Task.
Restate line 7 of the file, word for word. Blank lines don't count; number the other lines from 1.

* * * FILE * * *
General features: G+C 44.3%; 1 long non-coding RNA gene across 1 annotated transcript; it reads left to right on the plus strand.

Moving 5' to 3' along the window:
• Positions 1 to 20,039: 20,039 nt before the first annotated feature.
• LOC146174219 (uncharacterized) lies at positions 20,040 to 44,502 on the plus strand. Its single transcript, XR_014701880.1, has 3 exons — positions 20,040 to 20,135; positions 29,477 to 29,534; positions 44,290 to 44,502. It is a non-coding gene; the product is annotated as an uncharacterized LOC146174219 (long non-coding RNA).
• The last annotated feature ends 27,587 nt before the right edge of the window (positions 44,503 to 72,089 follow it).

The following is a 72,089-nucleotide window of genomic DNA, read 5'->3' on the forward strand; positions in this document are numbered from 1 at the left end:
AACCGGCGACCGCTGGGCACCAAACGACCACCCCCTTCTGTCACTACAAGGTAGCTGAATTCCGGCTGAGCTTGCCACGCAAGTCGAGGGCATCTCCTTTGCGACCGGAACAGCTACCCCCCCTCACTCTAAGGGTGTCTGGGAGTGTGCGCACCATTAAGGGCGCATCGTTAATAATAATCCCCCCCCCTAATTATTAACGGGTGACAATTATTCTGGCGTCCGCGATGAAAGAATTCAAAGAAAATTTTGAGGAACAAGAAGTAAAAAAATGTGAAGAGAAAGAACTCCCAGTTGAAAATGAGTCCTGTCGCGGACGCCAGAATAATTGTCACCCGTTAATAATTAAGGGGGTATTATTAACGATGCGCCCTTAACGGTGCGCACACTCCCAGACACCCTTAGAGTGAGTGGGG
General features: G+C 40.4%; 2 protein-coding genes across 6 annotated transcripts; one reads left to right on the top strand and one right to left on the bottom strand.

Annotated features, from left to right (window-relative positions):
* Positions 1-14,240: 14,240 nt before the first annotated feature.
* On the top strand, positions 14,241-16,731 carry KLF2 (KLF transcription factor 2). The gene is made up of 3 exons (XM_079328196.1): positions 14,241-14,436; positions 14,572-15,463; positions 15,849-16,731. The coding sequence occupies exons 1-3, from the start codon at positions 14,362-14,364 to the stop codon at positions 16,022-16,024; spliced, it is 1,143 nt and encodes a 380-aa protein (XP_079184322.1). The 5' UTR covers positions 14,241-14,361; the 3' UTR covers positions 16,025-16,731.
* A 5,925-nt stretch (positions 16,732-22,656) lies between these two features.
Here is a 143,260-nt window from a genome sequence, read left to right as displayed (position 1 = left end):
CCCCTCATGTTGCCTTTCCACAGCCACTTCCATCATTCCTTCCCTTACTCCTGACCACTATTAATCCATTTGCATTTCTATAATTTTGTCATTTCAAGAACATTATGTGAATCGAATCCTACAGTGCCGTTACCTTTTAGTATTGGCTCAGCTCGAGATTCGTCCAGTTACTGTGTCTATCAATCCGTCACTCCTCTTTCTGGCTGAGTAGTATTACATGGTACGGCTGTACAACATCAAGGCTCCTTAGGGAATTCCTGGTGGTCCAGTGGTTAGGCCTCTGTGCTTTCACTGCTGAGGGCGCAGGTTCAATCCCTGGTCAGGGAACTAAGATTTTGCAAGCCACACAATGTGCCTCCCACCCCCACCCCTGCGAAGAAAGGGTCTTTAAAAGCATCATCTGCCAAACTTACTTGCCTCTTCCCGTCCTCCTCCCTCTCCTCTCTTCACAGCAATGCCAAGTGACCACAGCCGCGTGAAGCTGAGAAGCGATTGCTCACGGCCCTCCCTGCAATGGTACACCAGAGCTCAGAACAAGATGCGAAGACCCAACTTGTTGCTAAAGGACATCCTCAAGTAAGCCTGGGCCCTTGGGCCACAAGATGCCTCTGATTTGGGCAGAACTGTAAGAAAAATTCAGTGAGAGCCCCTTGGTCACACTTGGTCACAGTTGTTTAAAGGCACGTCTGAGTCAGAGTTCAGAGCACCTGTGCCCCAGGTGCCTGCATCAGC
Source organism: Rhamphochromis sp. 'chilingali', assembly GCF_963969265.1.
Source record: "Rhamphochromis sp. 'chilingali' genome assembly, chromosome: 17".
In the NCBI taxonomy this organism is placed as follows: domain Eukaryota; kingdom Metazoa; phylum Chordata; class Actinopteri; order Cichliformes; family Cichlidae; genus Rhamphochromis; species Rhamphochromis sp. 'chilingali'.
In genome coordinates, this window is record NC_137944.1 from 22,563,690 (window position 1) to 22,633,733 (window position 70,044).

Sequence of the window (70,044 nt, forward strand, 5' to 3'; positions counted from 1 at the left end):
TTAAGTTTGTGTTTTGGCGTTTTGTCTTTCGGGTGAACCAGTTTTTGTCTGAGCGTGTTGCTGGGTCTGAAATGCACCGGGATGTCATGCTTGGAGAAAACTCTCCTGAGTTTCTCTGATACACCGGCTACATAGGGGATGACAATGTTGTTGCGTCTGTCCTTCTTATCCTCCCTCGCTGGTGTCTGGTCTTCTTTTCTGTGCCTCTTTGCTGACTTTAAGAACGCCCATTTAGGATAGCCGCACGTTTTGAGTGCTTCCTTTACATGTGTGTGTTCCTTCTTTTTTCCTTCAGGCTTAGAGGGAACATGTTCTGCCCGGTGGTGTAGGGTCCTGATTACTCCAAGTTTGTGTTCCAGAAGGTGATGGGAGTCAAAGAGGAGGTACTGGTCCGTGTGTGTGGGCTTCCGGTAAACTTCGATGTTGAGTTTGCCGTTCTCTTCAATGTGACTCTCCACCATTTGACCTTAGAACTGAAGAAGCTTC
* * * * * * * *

AACCGGCGACCGCTGGGCACCAAACGACCACCCCCTTCTGTCACTACAAGGTAGCTGAATTCCGGCTGAGCTTGCCACGCAAGTCGAGGGCATCTCCTTTGCGACCGGAACAGCTACCCCCCCTCACTCTAAGGGTGTCTGGGAGTGTGCGCACCATTAAGGGCGCATCGTTAATAATAATCCCCCCCCCTAATTATTAACGGGTGACAATTATTCTGGCGTCCGCGATGAAAGAATTCAAAGAAAATTTTGAGGAACAAGAAGTAAAAAAATGTGAAGAGAAAGAACTCCCAGTTGAAAATGAGTCCTGTCGCGGACGCCAGAATAATTGTCACCCGTTAATAATTAAGGGGGTATTATTAACGATGCGCCCTTAACGGTGCGCACACTCCCAGACACCCTTAGAGTGAGTGGGG